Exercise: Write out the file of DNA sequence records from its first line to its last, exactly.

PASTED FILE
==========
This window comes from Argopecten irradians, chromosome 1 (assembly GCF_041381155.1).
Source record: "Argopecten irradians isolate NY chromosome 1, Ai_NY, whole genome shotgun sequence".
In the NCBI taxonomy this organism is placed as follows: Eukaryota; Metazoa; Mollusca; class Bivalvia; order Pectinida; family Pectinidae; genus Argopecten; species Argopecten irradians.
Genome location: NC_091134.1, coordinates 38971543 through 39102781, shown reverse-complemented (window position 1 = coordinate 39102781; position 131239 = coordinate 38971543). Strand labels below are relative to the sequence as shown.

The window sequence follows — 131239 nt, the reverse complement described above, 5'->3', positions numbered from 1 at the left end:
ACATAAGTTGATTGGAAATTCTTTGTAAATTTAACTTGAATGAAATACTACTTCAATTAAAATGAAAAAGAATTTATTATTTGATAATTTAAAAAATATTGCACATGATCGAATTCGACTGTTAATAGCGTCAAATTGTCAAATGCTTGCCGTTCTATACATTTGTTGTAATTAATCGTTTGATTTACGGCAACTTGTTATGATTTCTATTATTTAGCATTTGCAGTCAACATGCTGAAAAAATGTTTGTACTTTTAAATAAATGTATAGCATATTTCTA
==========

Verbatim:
This window comes from Argopecten irradians, chromosome 1 (assembly GCF_041381155.1).
Source record: "Argopecten irradians isolate NY chromosome 1, Ai_NY, whole genome shotgun sequence".
In the NCBI taxonomy this organism is placed as follows: Eukaryota; Metazoa; Mollusca; class Bivalvia; order Pectinida; family Pectinidae; genus Argopecten; species Argopecten irradians.
Genome location: NC_091134.1, coordinates 38971543 through 39102781, shown reverse-complemented (window position 1 = coordinate 39102781; position 131239 = coordinate 38971543). Strand labels below are relative to the sequence as shown.

The window sequence follows — 131239 nt, the reverse complement described above, 5'->3', positions numbered from 1 at the left end:
ACATAAGTTGATTGGAAATTCTTTGTAAATTTAACTTGAATGAAATACTACTTCAATTAAAATGAAAAAGAATTTATTATTTGATAATTTAAAAAATATTGCACATGATCGAATTCGACTGTTAATAGCGTCAAATTGTCAAATGCTTGCCGTTCTATACATTTGTTGTAATTAATCGTTTGATTTACGGCAACTTGTTATGATTTCTATTATTTAGCATTTGCAGTCAACATGCTGAAAAAATGTTTGTACTTTTAAATAAATGTATAGCATATTTCTA